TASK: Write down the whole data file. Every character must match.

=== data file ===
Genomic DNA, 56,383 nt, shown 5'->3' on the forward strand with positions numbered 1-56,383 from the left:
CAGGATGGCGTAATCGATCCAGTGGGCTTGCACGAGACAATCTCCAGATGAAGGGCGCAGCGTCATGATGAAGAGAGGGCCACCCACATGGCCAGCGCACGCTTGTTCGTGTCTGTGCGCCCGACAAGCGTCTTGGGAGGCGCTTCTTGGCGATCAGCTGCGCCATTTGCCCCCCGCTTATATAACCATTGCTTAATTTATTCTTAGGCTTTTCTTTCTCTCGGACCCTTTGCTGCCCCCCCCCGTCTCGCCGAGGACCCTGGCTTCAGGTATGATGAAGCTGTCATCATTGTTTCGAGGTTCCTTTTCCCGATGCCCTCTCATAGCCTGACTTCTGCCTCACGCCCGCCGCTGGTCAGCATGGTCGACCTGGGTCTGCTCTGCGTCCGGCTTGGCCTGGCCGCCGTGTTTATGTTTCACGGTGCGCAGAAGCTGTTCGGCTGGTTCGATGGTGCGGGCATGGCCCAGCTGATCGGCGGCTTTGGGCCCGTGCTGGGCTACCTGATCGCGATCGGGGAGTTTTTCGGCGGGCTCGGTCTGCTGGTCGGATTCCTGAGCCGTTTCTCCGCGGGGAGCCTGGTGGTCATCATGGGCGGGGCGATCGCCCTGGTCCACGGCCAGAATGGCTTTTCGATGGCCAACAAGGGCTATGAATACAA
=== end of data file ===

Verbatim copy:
Genomic DNA, 56,383 nt, shown 5'->3' on the forward strand with positions numbered 1-56,383 from the left:
CAGGATGGCGTAATCGATCCAGTGGGCTTGCACGAGACAATCTCCAGATGAAGGGCGCAGCGTCATGATGAAGAGAGGGCCACCCACATGGCCAGCGCACGCTTGTTCGTGTCTGTGCGCCCGACAAGCGTCTTGGGAGGCGCTTCTTGGCGATCAGCTGCGCCATTTGCCCCCCGCTTATATAACCATTGCTTAATTTATTCTTAGGCTTTTCTTTCTCTCGGACCCTTTGCTGCCCCCCCCCGTCTCGCCGAGGACCCTGGCTTCAGGTATGATGAAGCTGTCATCATTGTTTCGAGGTTCCTTTTCCCGATGCCCTCTCATAGCCTGACTTCTGCCTCACGCCCGCCGCTGGTCAGCATGGTCGACCTGGGTCTGCTCTGCGTCCGGCTTGGCCTGGCCGCCGTGTTTATGTTTCACGGTGCGCAGAAGCTGTTCGGCTGGTTCGATGGTGCGGGCATGGCCCAGCTGATCGGCGGCTTTGGGCCCGTGCTGGGCTACCTGATCGCGATCGGGGAGTTTTTCGGCGGGCTCGGTCTGCTGGTCGGATTCCTGAGCCGTTTCTCCGCGGGGAGCCTGGTGGTCATCATGGGCGGGGCGATCGCCCTGGTCCACGGCCAGAATGGCTTTTCGATGGCCAACAAGGGCTATGAATACAA